Be Smart with Text Messages, Email and Voice Mails
Save your spouse's text messages, emails and voicemails. They reflect his or her state of mind and are very useful in constructing timelines.
Protect Yourself from Cyber-Spying
Wipe your laptop or computing device of any spyware and malicious software. At a minimum, use commercial anti-virus software such as Norton or McAfee to perform a full system scan and repair of your computers and laptops. For larger marital estates, hire a forensic computer expert to inspect your computer and laptops, make an image of the hard drive, and clean the device of all spyware and malicious software. Once your computing devices are clean of spyware and malicious software, encrypt the devices and all information transmitted from the devices. This will protect against future attacks from malicious software or apps. Routinely confirm that no foreign device is installed in any USB port on any of your devices. If you find one, remove it and have a forensic computer expert analyze it. If you and your spouse are on the same cellular plan, ask your cellular provider whether your spouse made any changes to your account settings such as adding a new location service that could be used to track your movements. If so, tell them to remove it. Then get your own cellular plan and remove all your devices from the old plan. For larger marital estates, hire a GPS expert to inspect your automobile for improper and unauthorized GPS tracking devices.
Change your Beneficiaries and Powers of Attorney
Change your beneficiaries on your insurance policies, retirement accounts, pay-on-death accounts, wills, trusts, etc. to ensure your spouse will not inherit these assets from you. Contact your carriers and plan administrators and request that they do not send change-of-beneficiary notifications to your spouse until you authorize them to do so. Change your health care and financial powers of attorney to ensure your spouse is not authorized to act on your behalf in an emergency.
Treat your spouse with civility
Treat your spouse in a civilized and courteous manner, even if he or she treats you disrespectfully. Set a good example for your kids. Walk away from arguments.
Engage in counseling with a mental health professional, counselor, or relationship coach who is experienced in divorce issues. He or she will help you manage your emotions, keep a positive attitude, and best prepare you for life after divorce.
Don't speak negatively about your spouse in front of your kids
Don't speak negatively about your spouse to your kids or in their presence. In determining custody issues, the court will look at your ability to encourage love and affection between your kids and their other parent. Don't give your spouse ammunition to use against you.
Don't use employer-provided email for personal emails
Generally, an employer has access to employee emails. Don't use employer-provided email to send or receive personal emails because the emails might be discoverable in the divorce proceedings. Don't EVER use employer-provided email to communicate with your lawyer. This may destroy the attorney-client privilege and subject the emails to disclosure to your spouse and your spouse's lawyer.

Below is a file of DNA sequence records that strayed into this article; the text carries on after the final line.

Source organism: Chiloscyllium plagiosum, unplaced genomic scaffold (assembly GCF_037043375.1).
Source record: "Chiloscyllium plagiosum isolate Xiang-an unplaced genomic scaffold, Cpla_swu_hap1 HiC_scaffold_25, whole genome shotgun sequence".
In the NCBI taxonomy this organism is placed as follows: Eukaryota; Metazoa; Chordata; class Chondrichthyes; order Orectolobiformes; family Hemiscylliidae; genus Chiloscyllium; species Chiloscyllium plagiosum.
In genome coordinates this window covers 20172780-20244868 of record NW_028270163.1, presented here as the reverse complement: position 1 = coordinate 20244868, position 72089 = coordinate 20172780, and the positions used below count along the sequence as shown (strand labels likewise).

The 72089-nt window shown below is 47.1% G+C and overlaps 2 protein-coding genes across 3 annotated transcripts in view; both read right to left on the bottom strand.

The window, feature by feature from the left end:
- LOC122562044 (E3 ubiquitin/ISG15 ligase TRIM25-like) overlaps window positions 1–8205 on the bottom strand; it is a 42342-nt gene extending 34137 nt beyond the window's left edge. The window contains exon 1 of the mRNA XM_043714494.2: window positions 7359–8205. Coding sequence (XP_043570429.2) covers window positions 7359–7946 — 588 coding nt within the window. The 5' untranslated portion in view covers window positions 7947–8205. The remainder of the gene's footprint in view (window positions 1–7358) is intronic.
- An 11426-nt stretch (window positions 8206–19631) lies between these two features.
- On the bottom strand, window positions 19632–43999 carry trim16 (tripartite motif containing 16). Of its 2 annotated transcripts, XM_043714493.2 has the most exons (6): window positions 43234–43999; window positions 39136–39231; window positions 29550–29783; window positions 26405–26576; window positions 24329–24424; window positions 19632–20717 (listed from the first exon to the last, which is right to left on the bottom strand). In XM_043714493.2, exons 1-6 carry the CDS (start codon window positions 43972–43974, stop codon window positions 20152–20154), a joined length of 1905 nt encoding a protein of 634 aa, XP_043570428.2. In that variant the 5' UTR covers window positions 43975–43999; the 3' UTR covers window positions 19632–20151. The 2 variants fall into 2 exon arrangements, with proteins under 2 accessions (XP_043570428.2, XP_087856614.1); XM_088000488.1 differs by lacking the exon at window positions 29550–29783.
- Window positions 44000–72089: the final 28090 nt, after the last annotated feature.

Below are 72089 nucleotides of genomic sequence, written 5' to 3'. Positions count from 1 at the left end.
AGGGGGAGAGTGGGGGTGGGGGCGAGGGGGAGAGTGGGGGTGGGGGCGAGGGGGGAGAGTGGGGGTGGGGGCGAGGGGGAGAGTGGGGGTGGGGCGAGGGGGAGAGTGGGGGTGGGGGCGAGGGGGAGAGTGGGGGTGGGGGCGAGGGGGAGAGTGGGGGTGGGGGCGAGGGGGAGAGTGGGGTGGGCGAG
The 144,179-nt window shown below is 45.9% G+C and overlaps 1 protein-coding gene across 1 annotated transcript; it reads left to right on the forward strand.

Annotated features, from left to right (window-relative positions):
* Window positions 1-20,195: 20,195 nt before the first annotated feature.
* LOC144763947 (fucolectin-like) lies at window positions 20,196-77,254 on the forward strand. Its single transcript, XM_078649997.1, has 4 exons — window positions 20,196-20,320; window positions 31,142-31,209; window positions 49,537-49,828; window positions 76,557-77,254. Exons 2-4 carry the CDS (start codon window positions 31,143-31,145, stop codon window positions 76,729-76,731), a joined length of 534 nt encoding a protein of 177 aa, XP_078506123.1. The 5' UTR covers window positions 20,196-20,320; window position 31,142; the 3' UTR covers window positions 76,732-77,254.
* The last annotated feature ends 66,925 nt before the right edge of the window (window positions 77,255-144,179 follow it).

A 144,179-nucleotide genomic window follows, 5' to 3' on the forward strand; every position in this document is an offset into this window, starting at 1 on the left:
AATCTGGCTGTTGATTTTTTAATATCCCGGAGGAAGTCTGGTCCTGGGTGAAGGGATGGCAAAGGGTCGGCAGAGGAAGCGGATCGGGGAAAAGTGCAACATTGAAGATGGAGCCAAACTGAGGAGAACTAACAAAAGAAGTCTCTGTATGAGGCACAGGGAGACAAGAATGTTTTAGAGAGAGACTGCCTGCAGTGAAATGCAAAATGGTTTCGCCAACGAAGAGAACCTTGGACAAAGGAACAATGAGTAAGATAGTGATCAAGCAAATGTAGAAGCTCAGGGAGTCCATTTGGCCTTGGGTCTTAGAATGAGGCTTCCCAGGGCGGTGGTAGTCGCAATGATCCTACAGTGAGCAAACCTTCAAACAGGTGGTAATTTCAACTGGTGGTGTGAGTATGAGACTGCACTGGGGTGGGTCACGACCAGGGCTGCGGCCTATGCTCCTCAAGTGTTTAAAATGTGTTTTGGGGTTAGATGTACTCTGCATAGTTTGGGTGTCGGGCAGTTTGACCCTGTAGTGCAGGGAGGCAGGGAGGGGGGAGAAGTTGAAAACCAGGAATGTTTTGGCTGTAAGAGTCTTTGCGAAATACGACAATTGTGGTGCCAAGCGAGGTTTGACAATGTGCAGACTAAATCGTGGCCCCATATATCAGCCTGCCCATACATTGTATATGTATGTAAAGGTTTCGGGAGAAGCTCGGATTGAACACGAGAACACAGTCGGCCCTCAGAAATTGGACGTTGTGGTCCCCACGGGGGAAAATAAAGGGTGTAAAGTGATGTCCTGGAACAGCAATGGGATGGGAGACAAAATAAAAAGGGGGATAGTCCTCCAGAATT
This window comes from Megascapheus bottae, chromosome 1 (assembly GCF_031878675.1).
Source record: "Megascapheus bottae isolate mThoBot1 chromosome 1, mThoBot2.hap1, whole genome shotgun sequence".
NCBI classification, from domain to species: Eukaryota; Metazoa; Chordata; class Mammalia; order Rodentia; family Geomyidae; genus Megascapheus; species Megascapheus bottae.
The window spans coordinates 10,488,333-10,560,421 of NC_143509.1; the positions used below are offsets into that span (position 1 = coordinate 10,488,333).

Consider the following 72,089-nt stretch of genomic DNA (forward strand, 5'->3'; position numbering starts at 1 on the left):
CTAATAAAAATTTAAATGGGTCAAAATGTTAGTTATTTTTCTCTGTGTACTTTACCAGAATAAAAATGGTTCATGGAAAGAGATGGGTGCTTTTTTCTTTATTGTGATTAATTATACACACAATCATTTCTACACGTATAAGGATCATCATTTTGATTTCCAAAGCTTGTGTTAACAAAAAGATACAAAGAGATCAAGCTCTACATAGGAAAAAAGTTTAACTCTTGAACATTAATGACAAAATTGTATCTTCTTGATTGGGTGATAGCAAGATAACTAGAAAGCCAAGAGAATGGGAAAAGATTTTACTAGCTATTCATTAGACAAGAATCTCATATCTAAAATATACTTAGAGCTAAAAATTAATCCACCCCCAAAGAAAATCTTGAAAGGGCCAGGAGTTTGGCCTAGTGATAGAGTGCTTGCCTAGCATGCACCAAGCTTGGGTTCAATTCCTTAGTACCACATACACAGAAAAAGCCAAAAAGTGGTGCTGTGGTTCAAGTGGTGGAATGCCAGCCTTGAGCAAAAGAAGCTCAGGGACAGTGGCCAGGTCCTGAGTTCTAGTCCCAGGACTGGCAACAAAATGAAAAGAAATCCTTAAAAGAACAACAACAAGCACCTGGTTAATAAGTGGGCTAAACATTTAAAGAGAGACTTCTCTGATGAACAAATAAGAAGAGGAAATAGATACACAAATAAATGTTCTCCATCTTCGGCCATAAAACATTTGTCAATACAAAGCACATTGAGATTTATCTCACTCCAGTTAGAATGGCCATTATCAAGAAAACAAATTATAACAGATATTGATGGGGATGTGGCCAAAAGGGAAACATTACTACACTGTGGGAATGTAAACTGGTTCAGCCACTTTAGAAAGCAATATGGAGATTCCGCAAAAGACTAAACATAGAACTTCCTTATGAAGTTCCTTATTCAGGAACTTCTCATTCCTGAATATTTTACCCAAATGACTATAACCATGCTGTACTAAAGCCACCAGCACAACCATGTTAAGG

Don't argue with your spouse via text, email or voice mail
Don't text, email, or leave voice mails for your spouse except for mundane and harmless matters (what's for dinner, who's picking up Johnny from soccer, etc.). Don't argue with your spouse using text, email or voice mail. You may say something out of anger or frustration in the heat of the moment that will jeopardize your divorce case later.
Don't abuse alcohol or drugs
Don't overindulge in alcohol or legal drugs, and don't use illegal drugs. If you do, your spouse can use it against you in determining parenting time and decision-making for your kids.
Don't squander marital assets
Don't overspend marital funds, make unusually large purchases, or engage in waste or dissipation of marital assets. You will ruin your credibility with the court. You will likely be stuck paying for the purchase yourself and reimbursing your spouse for your improper use of marital funds or assets. Don't run up credit card debt except to pay for life necessities. Don't pay off credit card debt unless your lawyer advises you to.
Don't install spyware or keystroke trackers on spouse's computer
Don't install spyware or keystroke trackers on your spouse's computer. This may subject you to criminal and civil sanctions. Any evidence gathered will likely be inadmissible in court and it will ruin your credibility with the judge. Don't use spoofing technology to improperly access your spouse's voice mails or send false texts or calls. This may expose you to criminal and civil sanctions and it will ruin your credibility with the judge.
Don't destroy evidence
Don't destroy (spoliate) evidence. Don't destroy any electronic device. Don't erase or wipe data from any electronic device. Unless in the ordinary course of business, don't delete material from emails, texts, social media, smartphones, or any other device or program. This will destroy your credibility with the judge and subject you to spoliation sanctions.
Don't fake evidence
Don't fake or manufacture evidence because you think it will help you in the divorce. You will likely get caught - especially if your spouse has a good lawyer - and it will ruin your credibility with the judge and greatly jeopardize your case. Don't transmit misleading or inaccurate caller ID information. If you do, you will be in violation of Truth in Caller ID Act of 2009 and exposed to penalties, fines, sanctions and possibly imprisonment.